The particular consultant in charge of her care had gone home for the day. The on-call consultant was not her “Responsible Clinician” – this is the term for the named clinical leader in charge of the patient’s care. I asked the nurse to let me speak with that on-call consultant and phone calls were put in. As it happened, they were in the hospital on matters connected to another patient and came to the ward we were on.
At this stage my thoughts were: here is an informal patient who is free to leave the hospital and doesn’t even need to ask permission (see the above legal point). They are not being allowed to leave and have caused damage to windows and doors which are exit points. The nurse refuses to confirm that the MHA has been applied to make their detention legal, either s5(4) MHA, the nurses holding power; or s5(2) the DRs holding power.
Is this person now unlawfully detained? … a false imprisonment?! Quite possibly.
More law – if a legal complaint is made of false imprisonment, it is first necessary to establish whether an ‘imprisonment’ has occured. If it has, the onus is then upon the detaining authority to demonstrate that this ‘imprisonment’ was lawful, usually with reference to the law under which they have acted. Although this was true before the Human Rights Act 1998, it was well encapsulated in Article 5 which prohibits “detention except in accordance with a process proscribed by law.”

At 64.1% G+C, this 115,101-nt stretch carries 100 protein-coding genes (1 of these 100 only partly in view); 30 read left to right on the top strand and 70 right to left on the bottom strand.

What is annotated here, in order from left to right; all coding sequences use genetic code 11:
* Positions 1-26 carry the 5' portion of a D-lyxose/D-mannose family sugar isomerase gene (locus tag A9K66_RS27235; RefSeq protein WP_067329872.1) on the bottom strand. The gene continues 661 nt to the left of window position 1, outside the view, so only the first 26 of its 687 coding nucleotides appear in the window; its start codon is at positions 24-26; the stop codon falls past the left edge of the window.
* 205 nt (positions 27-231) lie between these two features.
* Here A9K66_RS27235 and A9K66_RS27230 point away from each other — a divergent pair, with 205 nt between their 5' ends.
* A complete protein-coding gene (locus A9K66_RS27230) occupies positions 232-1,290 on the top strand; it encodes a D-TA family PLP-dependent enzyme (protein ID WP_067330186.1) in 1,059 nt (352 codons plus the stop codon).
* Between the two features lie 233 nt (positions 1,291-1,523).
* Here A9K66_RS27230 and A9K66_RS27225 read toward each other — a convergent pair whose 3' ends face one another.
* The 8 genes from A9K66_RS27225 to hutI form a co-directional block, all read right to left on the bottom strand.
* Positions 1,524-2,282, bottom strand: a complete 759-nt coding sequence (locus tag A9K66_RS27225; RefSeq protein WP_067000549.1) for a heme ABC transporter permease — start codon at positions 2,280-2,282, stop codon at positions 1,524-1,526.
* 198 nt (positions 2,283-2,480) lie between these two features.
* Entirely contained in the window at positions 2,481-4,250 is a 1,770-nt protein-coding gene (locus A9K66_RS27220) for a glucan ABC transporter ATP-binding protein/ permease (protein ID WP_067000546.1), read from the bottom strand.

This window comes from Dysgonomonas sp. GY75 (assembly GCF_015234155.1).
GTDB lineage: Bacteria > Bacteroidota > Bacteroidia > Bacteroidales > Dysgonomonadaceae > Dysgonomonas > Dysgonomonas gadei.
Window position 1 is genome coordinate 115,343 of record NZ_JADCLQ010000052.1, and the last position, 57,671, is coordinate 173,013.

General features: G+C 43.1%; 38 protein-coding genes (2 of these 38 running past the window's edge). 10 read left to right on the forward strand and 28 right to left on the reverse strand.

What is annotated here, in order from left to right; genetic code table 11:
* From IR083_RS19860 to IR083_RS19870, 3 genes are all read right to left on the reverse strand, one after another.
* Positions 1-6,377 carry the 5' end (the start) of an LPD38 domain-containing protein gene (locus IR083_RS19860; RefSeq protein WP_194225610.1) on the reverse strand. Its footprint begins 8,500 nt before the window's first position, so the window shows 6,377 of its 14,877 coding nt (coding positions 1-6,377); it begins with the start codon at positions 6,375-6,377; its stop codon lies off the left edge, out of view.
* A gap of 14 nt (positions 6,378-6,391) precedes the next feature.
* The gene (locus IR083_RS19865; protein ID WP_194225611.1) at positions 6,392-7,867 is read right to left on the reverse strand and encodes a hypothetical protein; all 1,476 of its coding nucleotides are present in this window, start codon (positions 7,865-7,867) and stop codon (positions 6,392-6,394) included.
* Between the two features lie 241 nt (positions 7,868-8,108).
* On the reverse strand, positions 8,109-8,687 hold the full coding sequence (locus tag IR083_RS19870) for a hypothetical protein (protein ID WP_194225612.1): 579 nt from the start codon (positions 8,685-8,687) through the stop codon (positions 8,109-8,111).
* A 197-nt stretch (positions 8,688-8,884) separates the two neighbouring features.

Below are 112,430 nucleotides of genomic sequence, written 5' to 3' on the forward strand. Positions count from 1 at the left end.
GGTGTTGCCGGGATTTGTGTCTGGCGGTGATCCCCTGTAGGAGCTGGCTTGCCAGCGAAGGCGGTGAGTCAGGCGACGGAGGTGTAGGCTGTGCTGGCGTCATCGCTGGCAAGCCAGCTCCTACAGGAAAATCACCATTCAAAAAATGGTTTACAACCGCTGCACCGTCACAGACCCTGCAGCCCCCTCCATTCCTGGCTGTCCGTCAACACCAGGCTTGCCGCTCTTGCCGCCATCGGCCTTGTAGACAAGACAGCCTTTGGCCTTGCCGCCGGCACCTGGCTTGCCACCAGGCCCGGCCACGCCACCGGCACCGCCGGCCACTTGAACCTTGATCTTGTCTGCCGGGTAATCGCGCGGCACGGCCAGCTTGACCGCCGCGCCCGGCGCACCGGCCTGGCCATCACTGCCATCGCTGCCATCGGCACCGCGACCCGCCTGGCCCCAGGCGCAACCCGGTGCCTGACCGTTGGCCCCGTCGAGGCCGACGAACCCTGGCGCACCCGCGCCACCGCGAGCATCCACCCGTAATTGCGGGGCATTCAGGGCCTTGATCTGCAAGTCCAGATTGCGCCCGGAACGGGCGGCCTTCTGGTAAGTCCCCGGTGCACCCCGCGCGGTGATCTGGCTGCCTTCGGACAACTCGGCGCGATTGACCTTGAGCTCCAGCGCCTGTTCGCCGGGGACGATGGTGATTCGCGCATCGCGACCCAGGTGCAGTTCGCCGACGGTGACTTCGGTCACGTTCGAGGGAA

Final piece of law – when you cause damage to something, you have a defence to a charge of damage if you can show that you caused the damage lawfully. This, for example, is how the police justify causing damage to someone’s front door, if we force it off in order to then arrest them for an offence or search the premises under a legal authority.
So here we have two conflicting legal dilemmas – has the hospital got a clear legal authority for detention? No – they describe the patient as informal and therefore free to leave, but they are not being allowed to leave. Has the patient got a lawful reason for causing damage to the trust’s property? Yes – they are not necessarily legally detained by the trust and are therefore entitled to use reasonable force to free themselves from this detention.
In walked the consultant on-call. I explained that I fully understood he was not the RC in this case, but that we’d been called to an allegation of criminal damage and had started forming a view that the damage may have been caused lawfully by a patient who was unlawfully detained. I understood that the patient was not known to him and he’d presumably want to speak to the nursing staff to get the background, but I was in the position of wondering whether the offence here was being committed by the trust, not by the patient?!